What 'dope' really is...
The word "Dope" has changed definitions over the years, as far as to which drug it refers.
Originally, it referred to "Airplane Dope" which we know these days as "Model Glue". By squirting the glue into a bag and breathing the fumes, you'd get a good high. The original "dopers" (1940ish?) were ones who did this.
Somewhere along the line (probably 1960s), the definition shifted (mainly because of term-illiterate media people who didn't really know what they were talking about, very similar to how the same idiots have morphed 'hacker' from a good to a bad thing over the years.) to refer to "dope" as marijuana/hemp and people who smoked it as "dopers". While heavy users of the original "dope" (airplane glue) did suffer from actual brain damage, the media tried to portray the use of marijuana (now known as "dope") as causing the same brain damage that airplane glue caused. Which we all know these days is complete FUD.
In the 1990s, with the rise of the use of methampetamine, the word has changed again so that "dope" now means speed. Which leads to confusing situations where an old stoner asks a kid these days if he wants to go smoke some "dope" and the kid is disappointed when the stoner pulls out a bag of weed - something that will make him go to sleep in the next few hours instead of something that will keep him wide awake for several days.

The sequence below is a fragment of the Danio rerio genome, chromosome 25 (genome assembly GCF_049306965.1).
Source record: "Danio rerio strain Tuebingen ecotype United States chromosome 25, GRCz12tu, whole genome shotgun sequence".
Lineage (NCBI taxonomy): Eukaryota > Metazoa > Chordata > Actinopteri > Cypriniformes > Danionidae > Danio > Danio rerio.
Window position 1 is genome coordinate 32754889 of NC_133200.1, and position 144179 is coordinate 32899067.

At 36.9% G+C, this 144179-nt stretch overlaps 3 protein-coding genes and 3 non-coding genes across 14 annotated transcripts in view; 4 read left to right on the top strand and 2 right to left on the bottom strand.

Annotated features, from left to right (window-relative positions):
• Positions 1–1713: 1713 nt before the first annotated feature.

(You must be logged in to vote)
8/12/2006 11:34:42 PM
Likes: 0 Dislikes: 0
9/9/2006 4:36:45 PM
Likes: 0 Dislikes: 0
This site contains copyrighted material the use of which has not always been specifically authorized by the copyright owner. We are making such material available in our efforts to advance understanding of environmental, political, human rights, economic, democracy, scientific, and social justice issues, etc. We believe this constitutes a 'fair use' of any such copyrighted material as provided for in section 107 of the US Copyright Law. In accordance with Title 17 U.S.C. Section 107, the material on this site is distributed without profit to those who have expressed a prior interest in receiving the included information for research and educational purposes. For more information go to: http://www.law.cornell.edu/uscode/17/107.shtml
. If you wish to use copyrighted material from this site for purposes of your own that go beyond 'fair use', you must obtain permission from the copyright owner.